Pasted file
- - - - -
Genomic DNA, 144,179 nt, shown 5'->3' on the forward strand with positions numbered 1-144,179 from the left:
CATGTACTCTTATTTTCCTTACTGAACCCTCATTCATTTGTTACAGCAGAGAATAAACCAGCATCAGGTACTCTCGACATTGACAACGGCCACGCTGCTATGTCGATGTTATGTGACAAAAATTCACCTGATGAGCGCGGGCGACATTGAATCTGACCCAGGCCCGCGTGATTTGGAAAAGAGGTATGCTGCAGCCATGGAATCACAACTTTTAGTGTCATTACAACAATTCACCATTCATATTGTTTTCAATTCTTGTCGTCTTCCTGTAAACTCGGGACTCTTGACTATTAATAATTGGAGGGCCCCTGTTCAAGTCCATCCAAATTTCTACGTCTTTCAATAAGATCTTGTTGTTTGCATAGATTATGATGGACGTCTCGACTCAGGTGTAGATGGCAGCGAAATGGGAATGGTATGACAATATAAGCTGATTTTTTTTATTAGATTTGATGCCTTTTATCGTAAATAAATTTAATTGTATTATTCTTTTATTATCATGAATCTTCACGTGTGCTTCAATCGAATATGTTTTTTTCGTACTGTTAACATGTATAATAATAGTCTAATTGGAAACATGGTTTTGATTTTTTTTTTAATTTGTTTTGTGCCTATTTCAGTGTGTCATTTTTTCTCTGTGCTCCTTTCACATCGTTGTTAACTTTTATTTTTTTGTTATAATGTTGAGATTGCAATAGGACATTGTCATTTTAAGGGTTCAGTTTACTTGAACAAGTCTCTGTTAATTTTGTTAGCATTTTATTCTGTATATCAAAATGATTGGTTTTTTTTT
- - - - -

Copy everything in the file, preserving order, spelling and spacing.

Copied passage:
Genomic DNA, 144,179 nt, shown 5'->3' on the forward strand with positions numbered 1-144,179 from the left:
CATGTACTCTTATTTTCCTTACTGAACCCTCATTCATTTGTTACAGCAGAGAATAAACCAGCATCAGGTACTCTCGACATTGACAACGGCCACGCTGCTATGTCGATGTTATGTGACAAAAATTCACCTGATGAGCGCGGGCGACATTGAATCTGACCCAGGCCCGCGTGATTTGGAAAAGAGGTATGCTGCAGCCATGGAATCACAACTTTTAGTGTCATTACAACAATTCACCATTCATATTGTTTTCAATTCTTGTCGTCTTCCTGTAAACTCGGGACTCTTGACTATTAATAATTGGAGGGCCCCTGTTCAAGTCCATCCAAATTTCTACGTCTTTCAATAAGATCTTGTTGTTTGCATAGATTATGATGGACGTCTCGACTCAGGTGTAGATGGCAGCGAAATGGGAATGGTATGACAATATAAGCTGATTTTTTTTATTAGATTTGATGCCTTTTATCGTAAATAAATTTAATTGTATTATTCTTTTATTATCATGAATCTTCACGTGTGCTTCAATCGAATATGTTTTTTTCGTACTGTTAACATGTATAATAATAGTCTAATTGGAAACATGGTTTTGATTTTTTTTTTAATTTGTTTTGTGCCTATTTCAGTGTGTCATTTTTTCTCTGTGCTCCTTTCACATCGTTGTTAACTTTTATTTTTTTGTTATAATGTTGAGATTGCAATAGGACATTGTCATTTTAAGGGTTCAGTTTACTTGAACAAGTCTCTGTTAATTTTGTTAGCATTTTATTCTGTATATCAAAATGATTGGTTTTTTTTT